Content note: body image, body shame, disordered eating, diet & exercise
Purpose: This series has been a long time percolating in my mind. It has taken me a year to decide to write. The writing process has taken days. I think this will become an important resource for future #FitFriday posts as I continue to examine the messages students of all ages internalize about women, diet, nutrition, and fitness, and how it can severely and negatively influence their lives indefinitely.
In which I expound on why I quit a BeachBody program (because it perpetuates disordered thinking and unattainable, unsustainable ideals)
Reason 3: The Food
Oh, man, the food. The number of times I had to read Oh my gosh, I can’t believe how much food we get to eat! while I sat at my desk with my stomach screaming at me was maddening. The number of women who proclaimed their excitement with the words This is not a starvation diet! echoing the promotional materials made me want to scream How little have you been eating until now?! I was twenty pounds over what I envisioned as my “ideal” weight, and I was still in the lowest calorie bracket. And my stomach was constantly gnawing at me.
The meal planning categorized food into different “colors” and provided a container for measuring each kind of food. I was allotted 3 greens (vegetables), 4 reds (proteins), 2 purples (fruits), 2 yellows (starches), 1 orange (dressings and seeds), 1 blue (cheese/nuts), and 2 teaspoons (oils/fats) a day. I’m a cheap-ass vegetarian. I eat a lot of inexpensive proteins: beans and brown rice, lentils, whole grains, quinoa. I don’t eat meat or fish. I don’t buy protein powders or expensive meat replacements. The food proportions were what slayed me. The idea was that if it fits in the container, you can eat it. No measuring or counting calories or weighing. Except many people in the support group were still counting calories and sharing that going over 1,200 calories was freaking them out. And we had a handy conversion list for “hard to fit” foods, which honestly made me (and a lot of other women) fairly obsessive. Well, it played on our already obsessive and disordered tendencies toward food. An English muffin was 2 Yellows, not 1. One banana counted as two Purples. I could have exactly 12 almonds (a Blue) for a snack, but sunflower seeds were an Orange. Beans and lentils and quinoa counted as Yellow starches, not Red proteins, which was a problem: I’m a starchivore, and I could only have a total of one cup of starches a day. To get that much protein, I had to start using protein shakes (which I will cover more in Reason 5: All Shook Up) and expensive meat replacements. For me to do Taco Tuesday with my 12-Step group, I had to “save” both my Yellows and my Blue for dinner, and then only eat one taco with a whole wheat tortilla and only beans (no rice) and have guacamole (Blue) and no cheese.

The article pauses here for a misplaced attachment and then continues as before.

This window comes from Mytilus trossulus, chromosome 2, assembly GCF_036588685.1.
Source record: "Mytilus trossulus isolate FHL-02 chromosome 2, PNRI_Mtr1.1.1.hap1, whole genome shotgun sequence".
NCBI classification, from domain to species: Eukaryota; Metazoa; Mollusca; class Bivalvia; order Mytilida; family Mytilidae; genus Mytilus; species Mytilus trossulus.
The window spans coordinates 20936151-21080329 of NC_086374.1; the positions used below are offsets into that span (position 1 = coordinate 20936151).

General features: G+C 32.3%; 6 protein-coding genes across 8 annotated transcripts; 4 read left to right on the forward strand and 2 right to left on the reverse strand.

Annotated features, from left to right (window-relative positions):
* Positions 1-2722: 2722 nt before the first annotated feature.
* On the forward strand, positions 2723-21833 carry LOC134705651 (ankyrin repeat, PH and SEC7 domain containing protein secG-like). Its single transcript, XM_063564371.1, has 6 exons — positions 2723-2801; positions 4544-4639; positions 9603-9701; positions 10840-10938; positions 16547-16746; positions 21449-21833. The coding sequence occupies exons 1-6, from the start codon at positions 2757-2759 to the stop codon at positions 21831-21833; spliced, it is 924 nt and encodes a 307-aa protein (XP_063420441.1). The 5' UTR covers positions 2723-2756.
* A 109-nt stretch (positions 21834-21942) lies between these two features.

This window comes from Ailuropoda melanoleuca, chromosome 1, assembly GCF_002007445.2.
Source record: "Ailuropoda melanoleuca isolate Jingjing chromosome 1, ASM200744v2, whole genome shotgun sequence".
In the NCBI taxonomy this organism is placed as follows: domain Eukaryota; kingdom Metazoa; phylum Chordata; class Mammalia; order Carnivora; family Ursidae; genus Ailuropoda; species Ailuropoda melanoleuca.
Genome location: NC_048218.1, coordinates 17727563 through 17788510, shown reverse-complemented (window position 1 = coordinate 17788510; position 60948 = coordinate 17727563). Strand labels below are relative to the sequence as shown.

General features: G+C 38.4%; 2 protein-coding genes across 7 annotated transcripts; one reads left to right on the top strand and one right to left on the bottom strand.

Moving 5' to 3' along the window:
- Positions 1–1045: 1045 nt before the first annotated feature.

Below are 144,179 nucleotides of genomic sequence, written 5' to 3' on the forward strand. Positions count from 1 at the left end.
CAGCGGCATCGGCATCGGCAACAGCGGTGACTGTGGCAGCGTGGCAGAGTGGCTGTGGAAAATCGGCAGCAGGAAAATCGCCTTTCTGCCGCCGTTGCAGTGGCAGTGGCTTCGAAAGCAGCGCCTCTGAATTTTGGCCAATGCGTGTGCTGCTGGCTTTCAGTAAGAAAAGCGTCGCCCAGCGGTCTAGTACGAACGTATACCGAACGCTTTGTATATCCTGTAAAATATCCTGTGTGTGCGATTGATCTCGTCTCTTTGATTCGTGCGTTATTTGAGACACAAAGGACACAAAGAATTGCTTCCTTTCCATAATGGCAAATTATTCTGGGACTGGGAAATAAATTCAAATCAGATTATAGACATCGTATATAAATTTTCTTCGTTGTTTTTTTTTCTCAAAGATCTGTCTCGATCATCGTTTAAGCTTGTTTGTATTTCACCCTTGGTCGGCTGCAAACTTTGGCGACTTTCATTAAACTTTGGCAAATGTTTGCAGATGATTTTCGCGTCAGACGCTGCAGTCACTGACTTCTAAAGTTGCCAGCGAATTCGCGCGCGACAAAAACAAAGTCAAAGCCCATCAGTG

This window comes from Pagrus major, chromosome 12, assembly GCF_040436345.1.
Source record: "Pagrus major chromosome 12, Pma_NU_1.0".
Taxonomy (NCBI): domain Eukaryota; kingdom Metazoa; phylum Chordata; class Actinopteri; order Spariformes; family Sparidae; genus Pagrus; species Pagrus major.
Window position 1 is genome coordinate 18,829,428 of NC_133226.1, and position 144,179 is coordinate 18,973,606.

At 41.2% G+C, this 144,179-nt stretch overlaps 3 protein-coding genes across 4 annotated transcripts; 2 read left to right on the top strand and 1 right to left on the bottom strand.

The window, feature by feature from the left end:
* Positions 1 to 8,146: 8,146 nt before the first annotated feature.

I hadn’t made the connection between cheese and migraines yet, so I was eating cheese in an attempt to stave off hunger. But only certain cheese were listed on the Blue page. I turned to the recipe group on Facebook for support and ideas. Several women had asked why blue cheese was not included on the list. Several other women answered: Because blue cheese is not gluten free. Several people chimed in that it was not a gluten-free diet. But when the question reappeared a few days later, the response was the same, this time with links. I thought it was just a lack of reading comprehension at the time, but now I’ve experienced enough fear of gluten (from non-Celiac folk) to suspect that some of these women were so wrapped up in their own disordered rules about food that they missed the whole picture.
So I was hungry. I was hungry to the point of distraction. I went to the “support” group for support. In a connection back to Reason 1, some Untrained Personnel suggested I add an extra Green during my day to fill me up without adding calories, but to make sure it wasn’t something like carrots because calories. When I asked if anyone struggling with the same thing had moved up to the next calorie bracket, I received a pretty resounding No! because this program WORKS and why would I mess with something that WORKS and if I did that it would SABOTAGE my goals.
Speaking of sabotage: forget about treats. I could use my teaspoons for olive oil when I was cooking, or I could use it for a treat. I could have a teaspoon of peanut butter, or almond butter, or chocolate chips. No cheat meals, though. And a teaspoon is not a treat to pretty much anyone I know. The attitude about treats and cheats reminded me of a blog post by Dr. Yoni Freedhoff during the 2013 season of The Biggest Loser, when teen contestant Sunny was given a tiny tangerine for her birthday.
I see these messages played out over and over in various contexts: Women should be trying to lose weight, count calories, cut calories, cut carbs. Some foods are bad. Some foods are very bad. We don’t deserve to enjoy our food, and if we do, we should apologize for it or compensate for it.
In the anti-diet group, we eat the food.
I am still a vegetarian. I avoid the foods that trigger migraines and the ones that are allergens. I have made sustainable changes to my diet. But I eat a lot of starches. Pancakes, waffles, quinoa, popcorn, cereal, oatmeal, rice, beans, lentils, pasta, English muffins, potatoes. I eat proteins and fats, too. I don’t eat treats every day, but when I do, I eat the whole doughnut, and I don’t apologize for it. I eat in moderation, in a sustainable way that works for my lifestyle. Usually from a plate. I don’t measure my food in a colored container.
I just eat the food.